The 4th industrial revolution is the confluence of the digital, physical and biological systems is changing the fields of engineering, finance, and economics. One of the digital technologies that are changing this landscape is artificial intelligence (AI). In recent years, AI decision-making and autonomous systems have become an integrated part of the economy, industry and society. The evolving economy of the human-AI ecosystem raises concerns regarding value bias and risks inherited by AI systems.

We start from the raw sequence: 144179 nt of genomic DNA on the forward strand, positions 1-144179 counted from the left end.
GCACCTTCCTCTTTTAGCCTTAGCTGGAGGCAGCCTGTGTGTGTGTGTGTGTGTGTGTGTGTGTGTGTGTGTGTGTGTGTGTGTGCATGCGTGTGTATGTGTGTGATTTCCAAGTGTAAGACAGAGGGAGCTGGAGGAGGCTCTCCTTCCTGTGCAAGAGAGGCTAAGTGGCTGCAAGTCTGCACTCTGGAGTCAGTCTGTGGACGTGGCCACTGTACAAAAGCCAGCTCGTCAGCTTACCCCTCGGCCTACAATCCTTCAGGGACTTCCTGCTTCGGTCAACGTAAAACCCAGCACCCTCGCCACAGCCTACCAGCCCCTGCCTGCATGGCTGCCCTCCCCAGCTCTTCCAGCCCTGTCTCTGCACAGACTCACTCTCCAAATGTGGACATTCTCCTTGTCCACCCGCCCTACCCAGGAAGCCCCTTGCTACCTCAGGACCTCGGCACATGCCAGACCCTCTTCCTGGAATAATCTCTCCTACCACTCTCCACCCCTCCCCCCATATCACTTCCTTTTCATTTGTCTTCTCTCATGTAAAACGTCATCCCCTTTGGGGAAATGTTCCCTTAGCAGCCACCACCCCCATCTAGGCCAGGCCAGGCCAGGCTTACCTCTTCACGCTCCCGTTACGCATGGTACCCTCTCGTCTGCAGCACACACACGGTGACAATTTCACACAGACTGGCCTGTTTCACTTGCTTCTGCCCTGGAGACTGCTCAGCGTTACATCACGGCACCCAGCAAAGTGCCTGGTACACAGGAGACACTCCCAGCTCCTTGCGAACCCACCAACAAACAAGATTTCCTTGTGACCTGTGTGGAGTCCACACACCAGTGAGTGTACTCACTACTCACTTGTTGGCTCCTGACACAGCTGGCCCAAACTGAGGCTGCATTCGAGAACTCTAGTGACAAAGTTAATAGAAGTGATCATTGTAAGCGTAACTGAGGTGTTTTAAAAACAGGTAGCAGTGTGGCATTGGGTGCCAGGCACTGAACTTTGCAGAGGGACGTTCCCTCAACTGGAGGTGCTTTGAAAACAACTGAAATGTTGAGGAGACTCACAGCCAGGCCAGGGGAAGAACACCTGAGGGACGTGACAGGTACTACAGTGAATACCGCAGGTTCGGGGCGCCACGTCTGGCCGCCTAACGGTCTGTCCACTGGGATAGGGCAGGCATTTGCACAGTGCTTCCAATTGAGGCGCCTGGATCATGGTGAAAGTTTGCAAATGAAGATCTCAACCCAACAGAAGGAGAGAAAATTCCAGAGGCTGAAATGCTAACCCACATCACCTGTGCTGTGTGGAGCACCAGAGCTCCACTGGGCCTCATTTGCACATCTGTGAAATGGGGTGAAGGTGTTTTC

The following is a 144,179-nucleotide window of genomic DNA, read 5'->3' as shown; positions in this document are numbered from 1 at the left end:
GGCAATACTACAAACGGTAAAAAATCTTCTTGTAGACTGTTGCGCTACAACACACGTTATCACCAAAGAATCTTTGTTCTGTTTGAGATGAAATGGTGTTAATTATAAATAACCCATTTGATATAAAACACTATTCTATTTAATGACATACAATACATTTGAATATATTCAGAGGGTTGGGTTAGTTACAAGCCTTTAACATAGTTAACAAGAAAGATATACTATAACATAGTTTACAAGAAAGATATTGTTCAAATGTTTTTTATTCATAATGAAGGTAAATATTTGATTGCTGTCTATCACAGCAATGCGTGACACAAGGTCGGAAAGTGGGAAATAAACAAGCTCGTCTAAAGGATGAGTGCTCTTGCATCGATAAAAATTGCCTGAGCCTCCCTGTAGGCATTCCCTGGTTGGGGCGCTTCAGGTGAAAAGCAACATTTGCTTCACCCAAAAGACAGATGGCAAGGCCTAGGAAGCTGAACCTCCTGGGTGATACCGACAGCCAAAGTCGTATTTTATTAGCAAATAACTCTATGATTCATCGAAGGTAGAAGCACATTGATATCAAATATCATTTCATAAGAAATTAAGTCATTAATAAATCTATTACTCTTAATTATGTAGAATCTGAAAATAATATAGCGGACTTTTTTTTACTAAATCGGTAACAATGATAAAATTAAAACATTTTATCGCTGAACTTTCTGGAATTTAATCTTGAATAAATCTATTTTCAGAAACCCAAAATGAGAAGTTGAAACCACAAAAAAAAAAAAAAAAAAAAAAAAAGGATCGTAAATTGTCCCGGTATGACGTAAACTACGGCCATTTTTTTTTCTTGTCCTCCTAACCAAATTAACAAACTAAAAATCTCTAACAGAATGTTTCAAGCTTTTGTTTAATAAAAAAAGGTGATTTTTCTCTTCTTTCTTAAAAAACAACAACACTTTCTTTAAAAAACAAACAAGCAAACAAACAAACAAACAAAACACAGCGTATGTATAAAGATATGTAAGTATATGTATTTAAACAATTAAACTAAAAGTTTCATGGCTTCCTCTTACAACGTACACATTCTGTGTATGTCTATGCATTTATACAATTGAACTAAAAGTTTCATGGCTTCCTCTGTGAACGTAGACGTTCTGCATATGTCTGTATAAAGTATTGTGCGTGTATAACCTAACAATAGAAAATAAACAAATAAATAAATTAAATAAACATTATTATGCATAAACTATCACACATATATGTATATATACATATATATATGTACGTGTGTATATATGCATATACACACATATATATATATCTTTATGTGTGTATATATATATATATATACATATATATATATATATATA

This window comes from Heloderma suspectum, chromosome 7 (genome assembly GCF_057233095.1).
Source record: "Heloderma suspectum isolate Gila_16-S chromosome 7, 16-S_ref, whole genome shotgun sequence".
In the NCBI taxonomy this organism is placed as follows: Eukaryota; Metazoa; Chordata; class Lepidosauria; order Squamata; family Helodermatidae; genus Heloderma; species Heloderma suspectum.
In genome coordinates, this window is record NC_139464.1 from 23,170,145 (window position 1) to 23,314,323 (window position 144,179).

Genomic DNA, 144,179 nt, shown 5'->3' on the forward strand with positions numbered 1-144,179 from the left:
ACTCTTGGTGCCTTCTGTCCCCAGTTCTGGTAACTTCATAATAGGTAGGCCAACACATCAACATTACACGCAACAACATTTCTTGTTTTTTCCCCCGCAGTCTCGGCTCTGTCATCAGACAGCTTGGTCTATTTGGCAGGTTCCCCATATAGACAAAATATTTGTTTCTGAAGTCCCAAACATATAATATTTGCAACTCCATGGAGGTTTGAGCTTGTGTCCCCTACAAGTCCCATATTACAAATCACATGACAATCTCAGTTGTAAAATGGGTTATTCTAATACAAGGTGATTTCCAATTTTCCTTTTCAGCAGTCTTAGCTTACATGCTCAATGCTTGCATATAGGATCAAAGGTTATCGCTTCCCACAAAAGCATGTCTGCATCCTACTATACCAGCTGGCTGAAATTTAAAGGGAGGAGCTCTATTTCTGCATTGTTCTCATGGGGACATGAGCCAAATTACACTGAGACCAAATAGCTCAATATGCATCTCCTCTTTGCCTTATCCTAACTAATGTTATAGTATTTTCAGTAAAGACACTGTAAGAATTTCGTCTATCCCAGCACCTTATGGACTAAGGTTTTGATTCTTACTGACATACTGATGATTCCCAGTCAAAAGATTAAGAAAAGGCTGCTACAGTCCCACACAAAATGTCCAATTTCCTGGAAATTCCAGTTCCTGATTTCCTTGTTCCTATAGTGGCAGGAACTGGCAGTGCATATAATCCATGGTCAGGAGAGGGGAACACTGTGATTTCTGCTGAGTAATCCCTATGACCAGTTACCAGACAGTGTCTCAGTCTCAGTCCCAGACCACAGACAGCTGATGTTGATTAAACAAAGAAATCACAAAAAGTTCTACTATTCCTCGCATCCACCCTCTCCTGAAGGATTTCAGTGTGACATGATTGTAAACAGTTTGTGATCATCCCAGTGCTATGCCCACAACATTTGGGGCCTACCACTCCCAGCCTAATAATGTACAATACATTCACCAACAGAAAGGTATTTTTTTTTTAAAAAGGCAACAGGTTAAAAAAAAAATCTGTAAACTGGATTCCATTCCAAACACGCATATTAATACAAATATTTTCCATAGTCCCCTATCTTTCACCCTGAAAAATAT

The availability and the increasing demand for AI systems created by many disciplines of intelligent systems addressing sub-aspects of the problem-solving process (e.g., different learning methods, data storage, information retrieval and more) create discrete components. These discrete components might individually be efficient and effective but as a combined system their effectiveness is reduced. Even though there is increased efficiency of each intelligent system, this does not necessarily lead to increased effectiveness of the overall system. To explain this in a framework, each subsystem can individually optimize but collectively be sub-optimal. For example, face recognition systems can be individually optimized for sub-populations but not be globally optimized because they are based on partial data.